Bad tip: Hydration tip for ostomates – “adding lemon to your water makes it super refreshing and tasty.”

Most ostomates suffer with dehydration on occasion, especially in hot weather, due to a shorter digestive system causing malabsorption. The best way to rehydrate is to drink an electrolyte replacement solution. Lemon is actually a natural diuretic, so will likely make your dehydration worse!

Bad tip: Changing your ostomy appliance - “Use baby wipes when changing your bag for ease and to stay clean.”

Your stoma nurse will have recommended that you clean the peristomal skin (the skin around your stoma) with just water. This is because the peristomal skin is very sensitive. You can get wet wipes which are specifically designed for the purpose of being used during bag changes from ostomy manufacturers, if this is something you think you need, but baby wipes are not a suitable replacement.
Most baby wipes contain oils, which can affect the adherence of the baseplate to your skin, increasing the likelihood of leaks. Most baby wipes also contain perfume, which is not suitable for use on the sensitive skin around your stoma, and could cause irritation and dryness. Baby wipes may be too abrasive, so these can also make the skin dry or irritated.

Bad tip: On easing symptoms - “Drink/Eat [insert ingredient] to improve IBD symptoms.”

The list is endless; from Aloe Vera to only consuming raw fruit and vegetables! As above, no two people are the same, and if you have found something in particular that has helped ease your symptoms, then YAAAAY! By all means, do celebrate that success with the community, but nobody should be recommending that everyone try it! You have no idea what the people following you are dealing with, what type of Crohn’s Disease or Ulcerative Colitis they have or what their symptoms are, so why on earth would you ever assume that you can fix them?

Bad statement: Talking Jpouch surgery and risks – “Jpouch surgery does not affect fertility.”

Jpouch surgery does frequently affect fertility. Research has shown that having a Jpouch built laparoscopically can reduce these risks.

Some people have no issue at all conceiving after Jpouch surgery, and that really is great for them, but the fact remains that there is a much higher percentage of people that cannot conceive naturally because of the surgery. Simply put, there is not a lot of room inside to fit all of our organs, and when Jpouch construction takes place, there is a lot of activity (cutting, pulling, stitching, tugging) all happening in the same area as our reproductive organs. This can cause scarring and fallopian tubes to become blocked.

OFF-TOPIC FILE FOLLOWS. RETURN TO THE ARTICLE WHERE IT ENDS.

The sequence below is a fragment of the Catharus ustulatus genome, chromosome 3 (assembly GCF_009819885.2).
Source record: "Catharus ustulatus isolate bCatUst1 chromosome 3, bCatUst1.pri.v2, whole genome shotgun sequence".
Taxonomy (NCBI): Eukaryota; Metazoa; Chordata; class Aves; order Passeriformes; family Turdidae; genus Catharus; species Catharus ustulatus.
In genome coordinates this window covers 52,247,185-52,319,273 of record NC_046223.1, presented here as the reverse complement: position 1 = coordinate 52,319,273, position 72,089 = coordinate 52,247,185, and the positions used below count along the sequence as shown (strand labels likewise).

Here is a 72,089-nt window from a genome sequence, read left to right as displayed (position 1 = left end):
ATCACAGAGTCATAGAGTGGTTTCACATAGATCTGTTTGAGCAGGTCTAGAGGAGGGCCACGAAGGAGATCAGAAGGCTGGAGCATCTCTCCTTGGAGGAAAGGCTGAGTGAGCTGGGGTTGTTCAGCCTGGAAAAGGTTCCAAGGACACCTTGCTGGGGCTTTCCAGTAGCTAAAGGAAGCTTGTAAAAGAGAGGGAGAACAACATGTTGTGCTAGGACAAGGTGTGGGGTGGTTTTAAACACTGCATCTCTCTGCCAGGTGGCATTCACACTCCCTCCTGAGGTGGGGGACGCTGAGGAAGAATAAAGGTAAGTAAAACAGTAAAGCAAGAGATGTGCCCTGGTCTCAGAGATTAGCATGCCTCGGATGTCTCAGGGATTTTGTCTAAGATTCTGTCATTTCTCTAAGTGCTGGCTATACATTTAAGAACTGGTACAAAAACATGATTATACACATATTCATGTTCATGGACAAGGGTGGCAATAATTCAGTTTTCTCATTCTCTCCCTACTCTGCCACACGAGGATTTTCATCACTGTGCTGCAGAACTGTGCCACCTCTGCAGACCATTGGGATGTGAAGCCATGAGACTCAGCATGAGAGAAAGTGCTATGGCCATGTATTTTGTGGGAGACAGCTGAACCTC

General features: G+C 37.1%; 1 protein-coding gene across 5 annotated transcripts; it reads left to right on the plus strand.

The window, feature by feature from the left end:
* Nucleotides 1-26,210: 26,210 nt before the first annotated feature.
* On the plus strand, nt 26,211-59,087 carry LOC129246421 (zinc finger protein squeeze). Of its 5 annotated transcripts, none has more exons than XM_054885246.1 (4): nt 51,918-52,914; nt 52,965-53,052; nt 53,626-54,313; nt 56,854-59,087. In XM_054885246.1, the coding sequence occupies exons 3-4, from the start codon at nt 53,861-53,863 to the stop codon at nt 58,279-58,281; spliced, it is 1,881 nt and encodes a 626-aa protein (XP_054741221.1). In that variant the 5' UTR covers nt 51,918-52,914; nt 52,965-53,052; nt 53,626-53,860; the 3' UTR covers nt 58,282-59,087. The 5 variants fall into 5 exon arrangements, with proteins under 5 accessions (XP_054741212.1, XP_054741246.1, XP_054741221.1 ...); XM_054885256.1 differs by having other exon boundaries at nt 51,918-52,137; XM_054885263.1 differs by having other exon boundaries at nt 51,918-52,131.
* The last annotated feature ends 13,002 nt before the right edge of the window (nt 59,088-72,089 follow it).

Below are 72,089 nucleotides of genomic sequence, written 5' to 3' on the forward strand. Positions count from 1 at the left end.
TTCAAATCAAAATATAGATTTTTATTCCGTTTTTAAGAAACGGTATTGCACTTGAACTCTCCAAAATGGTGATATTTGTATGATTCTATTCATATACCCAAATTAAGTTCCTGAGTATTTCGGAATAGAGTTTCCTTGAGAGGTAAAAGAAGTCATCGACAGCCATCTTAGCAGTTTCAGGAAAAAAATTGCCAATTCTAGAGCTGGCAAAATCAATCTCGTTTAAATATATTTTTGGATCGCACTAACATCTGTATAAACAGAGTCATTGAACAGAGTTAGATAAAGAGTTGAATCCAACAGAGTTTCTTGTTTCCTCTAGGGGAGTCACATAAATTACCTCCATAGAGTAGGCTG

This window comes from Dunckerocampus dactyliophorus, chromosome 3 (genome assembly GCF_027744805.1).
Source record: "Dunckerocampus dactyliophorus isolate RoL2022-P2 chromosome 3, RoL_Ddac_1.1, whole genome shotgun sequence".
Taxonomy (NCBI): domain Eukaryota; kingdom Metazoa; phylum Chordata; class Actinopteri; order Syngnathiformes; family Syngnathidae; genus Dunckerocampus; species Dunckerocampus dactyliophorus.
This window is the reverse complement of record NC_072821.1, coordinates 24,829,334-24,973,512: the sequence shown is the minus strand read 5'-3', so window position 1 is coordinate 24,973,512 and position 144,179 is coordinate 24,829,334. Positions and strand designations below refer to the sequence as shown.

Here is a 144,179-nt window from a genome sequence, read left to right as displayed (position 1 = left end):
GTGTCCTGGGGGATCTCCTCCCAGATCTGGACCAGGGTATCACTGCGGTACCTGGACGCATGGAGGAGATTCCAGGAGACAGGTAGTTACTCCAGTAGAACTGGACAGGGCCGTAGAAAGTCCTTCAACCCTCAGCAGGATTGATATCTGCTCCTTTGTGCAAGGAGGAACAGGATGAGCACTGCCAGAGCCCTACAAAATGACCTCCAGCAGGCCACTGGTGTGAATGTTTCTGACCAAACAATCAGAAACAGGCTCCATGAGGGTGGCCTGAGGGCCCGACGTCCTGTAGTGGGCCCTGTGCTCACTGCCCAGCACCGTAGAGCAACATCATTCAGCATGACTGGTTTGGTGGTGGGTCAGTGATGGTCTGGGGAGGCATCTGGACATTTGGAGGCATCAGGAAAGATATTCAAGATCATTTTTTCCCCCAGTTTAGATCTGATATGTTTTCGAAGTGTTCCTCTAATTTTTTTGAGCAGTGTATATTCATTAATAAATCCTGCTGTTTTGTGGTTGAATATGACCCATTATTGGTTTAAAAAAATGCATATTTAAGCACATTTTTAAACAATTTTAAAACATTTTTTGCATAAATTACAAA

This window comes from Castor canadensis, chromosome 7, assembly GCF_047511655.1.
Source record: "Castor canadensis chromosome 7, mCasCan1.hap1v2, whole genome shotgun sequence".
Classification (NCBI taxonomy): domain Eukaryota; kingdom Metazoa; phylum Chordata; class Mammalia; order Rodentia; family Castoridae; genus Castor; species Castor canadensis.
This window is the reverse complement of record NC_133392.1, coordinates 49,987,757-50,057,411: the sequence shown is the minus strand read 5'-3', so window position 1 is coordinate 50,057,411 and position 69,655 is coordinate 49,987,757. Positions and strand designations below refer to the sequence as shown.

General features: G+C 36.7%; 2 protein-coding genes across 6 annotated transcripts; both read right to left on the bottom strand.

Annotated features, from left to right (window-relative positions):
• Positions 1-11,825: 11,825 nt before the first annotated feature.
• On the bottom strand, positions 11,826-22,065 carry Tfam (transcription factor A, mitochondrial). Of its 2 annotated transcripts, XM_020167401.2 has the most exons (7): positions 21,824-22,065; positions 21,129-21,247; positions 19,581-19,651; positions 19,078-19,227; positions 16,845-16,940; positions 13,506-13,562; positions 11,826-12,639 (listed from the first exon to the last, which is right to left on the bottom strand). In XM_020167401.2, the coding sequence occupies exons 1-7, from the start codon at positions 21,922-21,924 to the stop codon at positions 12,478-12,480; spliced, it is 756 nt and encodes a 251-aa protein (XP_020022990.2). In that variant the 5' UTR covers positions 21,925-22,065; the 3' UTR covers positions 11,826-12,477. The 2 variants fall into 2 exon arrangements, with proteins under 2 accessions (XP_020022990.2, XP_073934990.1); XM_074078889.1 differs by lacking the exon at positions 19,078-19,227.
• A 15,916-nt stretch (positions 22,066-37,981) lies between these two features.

In conclusion, I would like to urge patients to use some common sense and do a little research before blindly following tips and advice from people who are not medically trained and haven’t made the effort to do their research. 

I would also like to urge those with influence in the community to act responsibly! 

  • Show original
  • .
  • Share
  • .
  • Favorite
  • .
  • Email
  • .
  • Add Tags 
I'm often known for being honest, and saying it how it is, but, the fact is, that's often not completely true.

I do want and like to share the ups and downs of my IBD and Ostomy journey on my blog and on social media. I'm passionate about raising awareness and that means that a certain degree of honesty and willingness to share is needed.

But, when you look closely, I have lied a lot, probably daily for months at a time. Not big lies, just the standard "I'm OK, thank you" response to the question, "How are you", when the reality is so much darker than that.

So, I wanted to talk a little bit about the reasons that I, and I suspect many others that have a chronic illness, don't always tell the whole truth.

People don't really want to know when they ask.

When you feel unwell every day and you tell people how you actually are, you soon begin to notice their eyes glaze over with boredom, because they’ve heard it before. You said the same thing the last 5 times they’ve asked. People can’t understand why you’re still in pain, running to the toilet and suffering with joint pain and fatigue a whole year after you first became unwell. It’s assumed that you take your medication and you get better, but with IBD it’s often not the case, and it can take years to find a treatment that works for you.